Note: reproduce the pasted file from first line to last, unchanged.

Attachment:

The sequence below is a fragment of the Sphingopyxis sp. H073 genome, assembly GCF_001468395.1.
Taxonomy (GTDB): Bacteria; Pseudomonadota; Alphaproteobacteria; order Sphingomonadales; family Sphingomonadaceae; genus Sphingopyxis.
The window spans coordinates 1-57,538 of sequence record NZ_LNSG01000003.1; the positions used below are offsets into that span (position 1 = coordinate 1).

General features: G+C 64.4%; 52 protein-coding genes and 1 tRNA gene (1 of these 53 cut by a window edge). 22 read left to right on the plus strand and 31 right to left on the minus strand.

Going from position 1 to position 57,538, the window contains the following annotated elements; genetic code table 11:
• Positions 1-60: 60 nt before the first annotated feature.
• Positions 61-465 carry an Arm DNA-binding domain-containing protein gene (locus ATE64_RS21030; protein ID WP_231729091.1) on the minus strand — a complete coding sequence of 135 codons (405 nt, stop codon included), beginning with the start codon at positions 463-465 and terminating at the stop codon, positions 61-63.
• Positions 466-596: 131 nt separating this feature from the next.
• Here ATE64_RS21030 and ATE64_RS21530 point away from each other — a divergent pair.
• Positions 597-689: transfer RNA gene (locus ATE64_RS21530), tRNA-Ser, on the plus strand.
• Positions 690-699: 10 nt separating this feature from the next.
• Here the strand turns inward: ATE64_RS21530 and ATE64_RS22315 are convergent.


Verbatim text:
The sequence below is a fragment of the Sphingopyxis sp. H073 genome, assembly GCF_001468395.1.
Taxonomy (GTDB): Bacteria; Pseudomonadota; Alphaproteobacteria; order Sphingomonadales; family Sphingomonadaceae; genus Sphingopyxis.
The window spans coordinates 1-57,538 of sequence record NZ_LNSG01000003.1; the positions used below are offsets into that span (position 1 = coordinate 1).

General features: G+C 64.4%; 52 protein-coding genes and 1 tRNA gene (1 of these 53 cut by a window edge). 22 read left to right on the plus strand and 31 right to left on the minus strand.

Going from position 1 to position 57,538, the window contains the following annotated elements; genetic code table 11:
• Positions 1-60: 60 nt before the first annotated feature.
• Positions 61-465 carry an Arm DNA-binding domain-containing protein gene (locus ATE64_RS21030; protein ID WP_231729091.1) on the minus strand — a complete coding sequence of 135 codons (405 nt, stop codon included), beginning with the start codon at positions 463-465 and terminating at the stop codon, positions 61-63.
• Positions 466-596: 131 nt separating this feature from the next.
• Here ATE64_RS21030 and ATE64_RS21530 point away from each other — a divergent pair.
• Positions 597-689: transfer RNA gene (locus ATE64_RS21530), tRNA-Ser, on the plus strand.
• Positions 690-699: 10 nt separating this feature from the next.
• Here the strand turns inward: ATE64_RS21530 and ATE64_RS22315 are convergent.